Parkers overall rating: 3.8 out of 5 3.8
  • High levels of interior fit and finish
  • Variety of controls makes the cabin look busy
  • Comfortable driving position, fine visibility

The Lexus RC comprehensively delivers in this area. Although it’s more or less a direct lift of the Lexus IS saloon’s dashboard, it still looks and feels impressive, well-suited to the rakish lines of the bodywork.

Criticisms of it are few but primarily concentrated upon the switchgear and infotainment. The centre console houses buttons, a rotating knob and a touch sensitive clickable pad for the infotainment system. That in itself is clunky to use, marred further by outmoded sat-nav graphics.

Finding an ideal driving position in the RC is easy – there’s a wide range of adjustment on the front seats and the steering column adjusts for reach and angle electrically. Visibility’s fine, with large exterior mirrors mounted on pods affording a clear view of what’s behind. As you’d expect at this price, a reversing camera’s standard.

Electronic instruments, traditional materials

All RCs have electronic displays for their instrumentation, the F Sport versions’ mimicking the LFA supercar’s dials. Turn it up to Sport S+ mode and the central dial glows more red as the revs rise.

There’s an abundant mix of materials, with Alcantara, perforated leather and plain leather enhanced with blue, white or black accents. If you select the red leather seats some scarlet stitching appears, too.  The cabin plastics mix carbon (effect) with textured and brushed materials across the layered structure of the dashboard.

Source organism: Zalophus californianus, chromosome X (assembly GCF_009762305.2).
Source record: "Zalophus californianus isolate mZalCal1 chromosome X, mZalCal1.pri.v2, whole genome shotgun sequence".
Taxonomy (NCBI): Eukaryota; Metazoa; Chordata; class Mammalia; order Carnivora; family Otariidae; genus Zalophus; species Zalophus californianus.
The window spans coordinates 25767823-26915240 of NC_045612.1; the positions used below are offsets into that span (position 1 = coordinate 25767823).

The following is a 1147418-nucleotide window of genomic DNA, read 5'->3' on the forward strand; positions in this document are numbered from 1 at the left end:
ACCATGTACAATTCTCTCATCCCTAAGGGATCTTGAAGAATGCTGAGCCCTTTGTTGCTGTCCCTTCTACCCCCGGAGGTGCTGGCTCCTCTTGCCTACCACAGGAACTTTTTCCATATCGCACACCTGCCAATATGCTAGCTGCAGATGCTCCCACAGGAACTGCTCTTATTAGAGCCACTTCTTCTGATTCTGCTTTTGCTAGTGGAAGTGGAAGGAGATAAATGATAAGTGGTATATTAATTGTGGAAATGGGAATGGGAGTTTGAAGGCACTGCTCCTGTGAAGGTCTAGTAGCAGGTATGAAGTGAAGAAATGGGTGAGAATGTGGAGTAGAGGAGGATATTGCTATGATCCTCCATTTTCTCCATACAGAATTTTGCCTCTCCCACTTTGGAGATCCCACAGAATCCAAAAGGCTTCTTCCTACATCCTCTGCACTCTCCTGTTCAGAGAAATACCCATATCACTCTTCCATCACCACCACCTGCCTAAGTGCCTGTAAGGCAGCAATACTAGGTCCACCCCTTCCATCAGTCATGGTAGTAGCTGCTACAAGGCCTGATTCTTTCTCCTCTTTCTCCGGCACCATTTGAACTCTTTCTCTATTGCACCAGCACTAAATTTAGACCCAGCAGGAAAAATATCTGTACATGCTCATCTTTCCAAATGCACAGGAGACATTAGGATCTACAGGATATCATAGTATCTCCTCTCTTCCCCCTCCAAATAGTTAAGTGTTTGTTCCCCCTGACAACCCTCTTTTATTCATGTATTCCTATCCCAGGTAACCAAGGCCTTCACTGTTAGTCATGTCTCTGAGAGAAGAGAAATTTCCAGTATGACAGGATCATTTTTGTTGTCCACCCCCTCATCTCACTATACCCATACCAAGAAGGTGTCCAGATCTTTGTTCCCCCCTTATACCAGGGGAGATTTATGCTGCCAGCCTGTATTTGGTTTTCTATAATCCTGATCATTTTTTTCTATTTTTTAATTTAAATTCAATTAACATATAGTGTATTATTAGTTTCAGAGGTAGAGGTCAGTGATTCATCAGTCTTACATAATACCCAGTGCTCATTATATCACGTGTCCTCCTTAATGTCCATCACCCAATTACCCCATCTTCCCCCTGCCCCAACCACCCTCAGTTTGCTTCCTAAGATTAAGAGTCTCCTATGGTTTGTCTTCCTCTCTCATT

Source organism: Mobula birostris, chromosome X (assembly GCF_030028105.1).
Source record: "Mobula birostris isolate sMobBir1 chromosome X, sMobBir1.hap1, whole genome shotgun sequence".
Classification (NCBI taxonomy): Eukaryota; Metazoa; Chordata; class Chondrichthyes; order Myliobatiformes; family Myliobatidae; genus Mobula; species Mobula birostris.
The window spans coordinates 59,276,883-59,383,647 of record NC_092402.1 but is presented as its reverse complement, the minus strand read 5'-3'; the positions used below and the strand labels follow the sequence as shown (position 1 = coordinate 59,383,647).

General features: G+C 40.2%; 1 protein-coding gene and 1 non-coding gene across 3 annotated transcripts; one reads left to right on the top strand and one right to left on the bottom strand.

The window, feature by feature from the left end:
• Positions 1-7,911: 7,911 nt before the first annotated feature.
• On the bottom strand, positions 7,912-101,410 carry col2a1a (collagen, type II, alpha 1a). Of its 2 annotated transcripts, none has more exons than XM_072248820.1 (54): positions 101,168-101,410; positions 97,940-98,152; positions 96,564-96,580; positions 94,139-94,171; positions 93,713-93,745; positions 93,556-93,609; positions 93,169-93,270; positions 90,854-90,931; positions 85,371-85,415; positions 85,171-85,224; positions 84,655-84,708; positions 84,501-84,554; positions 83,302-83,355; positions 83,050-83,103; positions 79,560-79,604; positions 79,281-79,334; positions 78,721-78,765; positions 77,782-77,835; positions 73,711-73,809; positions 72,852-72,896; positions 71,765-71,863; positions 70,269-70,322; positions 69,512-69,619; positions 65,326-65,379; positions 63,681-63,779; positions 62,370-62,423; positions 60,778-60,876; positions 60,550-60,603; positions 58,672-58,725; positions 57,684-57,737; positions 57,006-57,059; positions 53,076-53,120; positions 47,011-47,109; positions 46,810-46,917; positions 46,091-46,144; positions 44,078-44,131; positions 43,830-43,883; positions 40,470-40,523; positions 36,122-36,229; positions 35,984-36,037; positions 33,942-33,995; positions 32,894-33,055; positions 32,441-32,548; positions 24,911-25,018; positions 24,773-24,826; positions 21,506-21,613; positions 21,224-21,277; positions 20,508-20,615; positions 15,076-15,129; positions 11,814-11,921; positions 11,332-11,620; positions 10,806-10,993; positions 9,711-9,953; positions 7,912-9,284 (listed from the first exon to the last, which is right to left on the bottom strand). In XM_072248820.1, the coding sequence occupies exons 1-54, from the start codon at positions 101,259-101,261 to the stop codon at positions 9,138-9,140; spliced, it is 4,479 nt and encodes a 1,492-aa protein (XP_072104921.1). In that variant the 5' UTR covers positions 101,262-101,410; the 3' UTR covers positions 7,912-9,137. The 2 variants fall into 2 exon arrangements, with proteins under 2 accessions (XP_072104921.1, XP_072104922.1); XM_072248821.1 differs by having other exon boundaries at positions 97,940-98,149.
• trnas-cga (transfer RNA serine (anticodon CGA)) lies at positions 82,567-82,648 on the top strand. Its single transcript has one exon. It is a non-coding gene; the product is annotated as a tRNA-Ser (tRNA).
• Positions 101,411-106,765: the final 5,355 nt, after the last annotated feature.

There’s no questioning the quality of the materials, with everything feeling reassuringly expensive to the touch. Each piece of switchgear operates faultlessly. That said, the trackpad central controller is not as intuitive or as easy to use on the fly as rival manufacturer systems with rotary controllers.

  • Supple ride even on standard suspension
  • Adaptive dampers amplify comfort further
  • Hushed powertrains and superb front seats

Although its looks hint at performance and aggression, the reality is Lexus RC comfort levels have not been compromised. It’s hard not to be impressed by how supple and well-judged the RC's ride is, both on standard suspension and the adaptive dampers which come as part of the F Sport package.

Even on the firmest Sport S+ setting the Lexus still absorbs ruts and ripples in the road surface with ease, transmitting little of the disturbance to the occupants’ posteriors. The interior benefits from a pair of very comfortable front seats with a wide degree of electrical adjustment.

Those in the back are less fortunate: a pair of adults can fit in but it’s recommended to keep your journeys short when doing so. They’re far better suited to children.

A coupe that’s as refined as a saloon

Wind and tyre noise are both impressively hushed, as is the 2.0-litre engine in the RC 200t – press on and the whine of the turbo becomes apparent but not in a detracting way. In most instances the hybrid RC 300h is serenely quiet, only occasionally marred by the high-pitched engine note caused by the CVT gearbox's tendency to keep the motor spinning at high revs when accelerating.

The RC F is also very refined in relation to its rivals. It’s entirely compliant and comfortable despite the large alloy wheels, with impressive suspension response and composure. High gearing means motorway cruising is hushed and relaxing. Along with decent wind-noise suppression, it’s almost eerily quiet in fact.